Election of the Speaker Power of Speaker after Henry Clay

Election of the Speaker Power of Speaker after Henry Clay

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Election of the Speaker Power of Speaker after Henry Clay

The Speaker of the House has managed to garner impressive power
ever since its creation in 1789, under Article I, Section 2 of the United
States Constitution. Originally, the Speaker was not a position that had much
influence. The first Speaker of the House was Frederick Muhlenberg and there was
little that can be attributed to him in the sense of having impacted the political
world of the time. However, it would be Henry Clay that would manage to break
the Speaker’s mold as an ineffectual role to one that had active
responsibilities and duties.

 

Henry Clay served for several terms as Speaker of the House,
beginning in 1811 and ending 1825. Henry Clay’s service as the Speaker was not
consecutive terms during that period. The main change that Henry Clay brought
to the office of Speaker of the House was that he began to actively participate
in debates, which was not done by any of his predecessors. Furthermore, he
began to use the position of his office and his influence to secure the passage
of certain matters that he supported, such as the War of 1812.

 

However, Henry Clay’s influence is most evident in the
presidential election of 1824. The Electoral College did not manage to provide
for a majority for any of the candidates up for election during that year.
Therefore, under Constitutional law, the President was to be decided by the
House. Henry Clay supported John Quincy Adams over Andrew Jackson, thus giving
Adams the victory in the end.

Henry Clay proved to deviate as Speaker of the
House in terms of the role’s previous responsibilities or powers. Following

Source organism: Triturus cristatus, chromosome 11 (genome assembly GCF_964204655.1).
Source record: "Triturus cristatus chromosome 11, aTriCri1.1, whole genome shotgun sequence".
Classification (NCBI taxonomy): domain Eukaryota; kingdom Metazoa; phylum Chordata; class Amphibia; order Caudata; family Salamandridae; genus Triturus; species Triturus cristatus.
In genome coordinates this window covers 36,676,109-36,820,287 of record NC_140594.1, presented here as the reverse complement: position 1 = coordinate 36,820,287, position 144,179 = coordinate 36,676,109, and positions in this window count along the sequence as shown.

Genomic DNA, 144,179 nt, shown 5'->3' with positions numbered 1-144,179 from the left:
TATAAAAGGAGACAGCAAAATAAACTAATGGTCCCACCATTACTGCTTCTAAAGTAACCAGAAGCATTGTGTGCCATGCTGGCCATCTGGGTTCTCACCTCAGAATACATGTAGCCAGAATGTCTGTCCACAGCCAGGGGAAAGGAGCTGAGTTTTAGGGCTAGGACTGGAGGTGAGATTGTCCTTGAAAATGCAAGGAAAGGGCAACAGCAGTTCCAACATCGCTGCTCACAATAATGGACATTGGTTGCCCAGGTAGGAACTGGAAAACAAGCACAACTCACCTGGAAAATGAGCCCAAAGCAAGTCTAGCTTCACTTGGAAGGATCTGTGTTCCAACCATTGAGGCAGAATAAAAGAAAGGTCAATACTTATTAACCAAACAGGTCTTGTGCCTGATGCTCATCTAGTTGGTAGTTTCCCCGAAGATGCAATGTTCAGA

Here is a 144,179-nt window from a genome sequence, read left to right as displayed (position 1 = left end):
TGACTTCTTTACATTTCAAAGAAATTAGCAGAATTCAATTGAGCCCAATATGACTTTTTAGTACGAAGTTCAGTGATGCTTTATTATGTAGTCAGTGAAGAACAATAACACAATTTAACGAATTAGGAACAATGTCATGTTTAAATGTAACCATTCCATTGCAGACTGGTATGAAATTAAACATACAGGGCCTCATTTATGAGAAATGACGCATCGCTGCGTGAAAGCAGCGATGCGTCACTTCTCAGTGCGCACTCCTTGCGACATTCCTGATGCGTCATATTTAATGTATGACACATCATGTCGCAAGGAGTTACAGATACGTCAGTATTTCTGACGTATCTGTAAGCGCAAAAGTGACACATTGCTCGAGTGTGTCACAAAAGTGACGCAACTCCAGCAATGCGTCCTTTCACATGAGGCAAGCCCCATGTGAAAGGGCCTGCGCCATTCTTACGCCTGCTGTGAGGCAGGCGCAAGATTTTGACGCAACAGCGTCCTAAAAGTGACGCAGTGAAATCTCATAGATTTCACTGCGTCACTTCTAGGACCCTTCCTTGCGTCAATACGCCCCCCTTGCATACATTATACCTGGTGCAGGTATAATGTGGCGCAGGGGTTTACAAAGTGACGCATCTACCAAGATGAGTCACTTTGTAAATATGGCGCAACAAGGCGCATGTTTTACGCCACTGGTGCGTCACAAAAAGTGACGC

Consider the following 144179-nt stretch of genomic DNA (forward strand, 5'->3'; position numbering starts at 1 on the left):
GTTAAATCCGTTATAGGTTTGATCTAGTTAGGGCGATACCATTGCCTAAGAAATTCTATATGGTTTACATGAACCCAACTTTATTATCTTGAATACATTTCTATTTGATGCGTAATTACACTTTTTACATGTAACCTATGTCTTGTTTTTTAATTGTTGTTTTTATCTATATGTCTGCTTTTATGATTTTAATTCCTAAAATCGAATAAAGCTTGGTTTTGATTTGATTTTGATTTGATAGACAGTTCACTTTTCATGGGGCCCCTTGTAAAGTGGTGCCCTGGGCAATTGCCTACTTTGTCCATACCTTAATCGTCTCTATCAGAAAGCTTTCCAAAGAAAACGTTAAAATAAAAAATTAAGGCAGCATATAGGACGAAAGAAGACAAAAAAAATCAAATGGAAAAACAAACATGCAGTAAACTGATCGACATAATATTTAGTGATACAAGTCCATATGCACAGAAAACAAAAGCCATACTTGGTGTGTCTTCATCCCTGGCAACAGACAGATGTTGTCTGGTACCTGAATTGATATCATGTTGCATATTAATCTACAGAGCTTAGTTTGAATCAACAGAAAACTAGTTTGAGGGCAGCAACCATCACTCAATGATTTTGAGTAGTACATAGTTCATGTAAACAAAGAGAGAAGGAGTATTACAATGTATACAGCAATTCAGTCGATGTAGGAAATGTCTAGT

Clay’s run as Speaker, the influence and duties of the role as Henry Clay had affected
them reverted back to its original boundaries for a time.


It would be at the dawning of the 20th Century
that the role of Speaker would develop its power and influence, which was all
started under Henry Clay’s tenure. The Speaker’s power would begin once the
position also entailed being Chairman of the Committee on Rules. After its
structure was reorganized in 1880, it gave the Speaker a very powerful standing
because of the fact that the committee was one of the most powerful of the
House of Representatives.

 

The rise of power of the Speaker was once again felt under
Thomas Brackett Reed, who took the position starting in 1889. Reed managed to
effectively end the delaying in passing of bills due to minority opposition.
However, it is Joseph Gurney Cannon, who served from 1903 to 1911, who is
considered as the most powerful Speaker of the House in the history of the
United States.

 

Cannon determined what was to be the agenda of the House,
appointed all the members to the various House committees, as well as their
chairmen, and determined what bills were to be heard by which committee.
However, in the year prior to his stepping down, many of the other House members
would be dissatisfied with the control that was exerted by Cannon and many of
his powers would be removed. It would not be until fifteen years later that
Speaker Nicholas Longworth would institute some, but not all, of those powers
and influence.

The Speaker of the House does not have its roles
in terms of political stance detailed in the Constitution. The position,
however, has throughout history developed into taking a partisan role. The
Speaker has, therefore, also been the head of the majority party in the House
of Representatives. The Speaker is responsible to ensure that the agenda of the
majority party is addressed by helping pass legislation that is in the favor of
the majority party. They exercise their power and influence to the extent of
being able to decide when each bill is to reach the floor.

 

The power of the Speaker is also evident in the fact that it is
second in line to ascend the Presidential office only behind the Vice
President. If both the President and Vice President were removed from office,
it would be the Speaker that would be next in line to be sworn in as President
and assume the office.

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